Travels with my Coffee, Part I

My Travel Press and Therma Cup stand in awe at the magnificence of Courthouse Butte in Red Rock Country, Arizona.If you have been paying attention on social media (or indeed, reading my posts!) you’ll know that for the last four weeks, I’ve been travelling around the USA, first in Florida/Miami, then in Phoenix/Arizona. In the past, I’ve written about my travelling coffee kit and I’ve also written extensively about making coffee on planes and at airports, which makes the long journeys bearable.

On this trip, I’ve been doing a lot of touring, which means not that many visits to speciality coffee shops along the way. In the past, this has meant either not having coffee or having to put up with bad hotel coffee in the morning and bad diner coffee during the day. However, since getting my Travel Press, all that has changed.

The Travel Press has meant that I can make coffee in the morning and take it with me. Then I began to get a bit obsessed (me? no! surely not!) It started with a trip to the Grand Canyon where I took a photo of my Travel Press and Therma Cup overlooking the canyon, then last year I took a picture of them on the Great Wall of China. Then it got out of hand…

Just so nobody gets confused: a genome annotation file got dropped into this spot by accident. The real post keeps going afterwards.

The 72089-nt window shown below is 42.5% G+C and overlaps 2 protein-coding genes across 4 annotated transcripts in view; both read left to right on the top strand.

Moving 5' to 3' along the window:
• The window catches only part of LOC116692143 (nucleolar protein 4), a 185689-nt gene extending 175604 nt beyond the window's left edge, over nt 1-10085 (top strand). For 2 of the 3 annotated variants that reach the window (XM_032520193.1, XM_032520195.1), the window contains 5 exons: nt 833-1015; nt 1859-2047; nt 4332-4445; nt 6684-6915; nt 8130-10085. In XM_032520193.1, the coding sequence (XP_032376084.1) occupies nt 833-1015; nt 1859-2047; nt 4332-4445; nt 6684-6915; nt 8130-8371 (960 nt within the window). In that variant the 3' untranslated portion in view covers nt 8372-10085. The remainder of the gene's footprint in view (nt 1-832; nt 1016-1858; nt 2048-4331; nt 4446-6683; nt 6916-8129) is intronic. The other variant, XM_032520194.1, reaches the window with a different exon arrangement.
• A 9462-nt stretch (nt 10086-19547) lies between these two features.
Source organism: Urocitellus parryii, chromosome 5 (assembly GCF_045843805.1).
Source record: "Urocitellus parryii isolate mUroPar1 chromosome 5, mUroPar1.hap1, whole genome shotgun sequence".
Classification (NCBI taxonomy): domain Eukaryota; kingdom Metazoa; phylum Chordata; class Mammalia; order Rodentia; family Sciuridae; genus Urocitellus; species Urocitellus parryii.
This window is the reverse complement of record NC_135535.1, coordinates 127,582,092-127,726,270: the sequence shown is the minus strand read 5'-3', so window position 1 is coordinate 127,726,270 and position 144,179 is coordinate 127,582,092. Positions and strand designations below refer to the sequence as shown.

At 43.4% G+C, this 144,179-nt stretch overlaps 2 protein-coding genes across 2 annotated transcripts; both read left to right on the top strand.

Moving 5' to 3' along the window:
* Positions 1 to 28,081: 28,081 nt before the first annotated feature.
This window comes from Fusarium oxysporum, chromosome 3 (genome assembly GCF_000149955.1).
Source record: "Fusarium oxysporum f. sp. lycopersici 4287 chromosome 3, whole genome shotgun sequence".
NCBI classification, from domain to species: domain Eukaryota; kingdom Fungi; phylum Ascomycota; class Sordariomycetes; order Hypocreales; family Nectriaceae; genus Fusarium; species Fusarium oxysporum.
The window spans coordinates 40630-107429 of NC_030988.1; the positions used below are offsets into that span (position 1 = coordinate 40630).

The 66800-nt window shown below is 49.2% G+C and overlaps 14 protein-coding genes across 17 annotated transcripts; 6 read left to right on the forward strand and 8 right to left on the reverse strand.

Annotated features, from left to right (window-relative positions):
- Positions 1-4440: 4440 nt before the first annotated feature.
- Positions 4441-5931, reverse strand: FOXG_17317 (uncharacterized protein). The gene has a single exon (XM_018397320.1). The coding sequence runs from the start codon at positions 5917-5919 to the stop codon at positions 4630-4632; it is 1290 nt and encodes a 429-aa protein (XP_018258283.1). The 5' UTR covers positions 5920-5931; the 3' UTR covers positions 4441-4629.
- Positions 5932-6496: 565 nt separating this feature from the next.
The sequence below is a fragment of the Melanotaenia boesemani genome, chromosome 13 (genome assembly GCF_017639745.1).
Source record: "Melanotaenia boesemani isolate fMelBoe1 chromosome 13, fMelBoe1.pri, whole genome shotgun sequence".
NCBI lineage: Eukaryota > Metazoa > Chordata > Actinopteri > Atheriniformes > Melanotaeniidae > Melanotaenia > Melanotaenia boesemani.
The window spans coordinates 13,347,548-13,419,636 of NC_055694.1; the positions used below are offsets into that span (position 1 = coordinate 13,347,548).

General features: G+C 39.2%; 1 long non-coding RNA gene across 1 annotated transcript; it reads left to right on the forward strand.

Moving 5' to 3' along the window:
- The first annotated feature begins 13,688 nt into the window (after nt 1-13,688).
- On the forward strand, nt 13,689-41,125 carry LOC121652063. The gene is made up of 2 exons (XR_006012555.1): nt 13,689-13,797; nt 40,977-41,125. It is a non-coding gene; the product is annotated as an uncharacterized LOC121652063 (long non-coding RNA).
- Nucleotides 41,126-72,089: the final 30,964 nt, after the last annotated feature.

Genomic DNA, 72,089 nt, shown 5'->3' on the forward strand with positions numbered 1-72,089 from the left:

You can see what I’ve got up to on this trip in the gallery.

  • My travels, as ever, started with coffee on the plane, my trusty Aergrind standing by.
  • Here's my Espro Travel Press and my Therma Cup admiring my leg room on the A380.
  • Having safely arrived in Florida, my coffee watches the distant Falcon Heavy rocket on the launch pad at Kennedy Space Center.
  • The following day, we admire the breakers on the Atlantic seaboard at Sebastian Inlet...
  • ... and the day after it's the calmer waters at Duck Key, half way down the Florida Keys.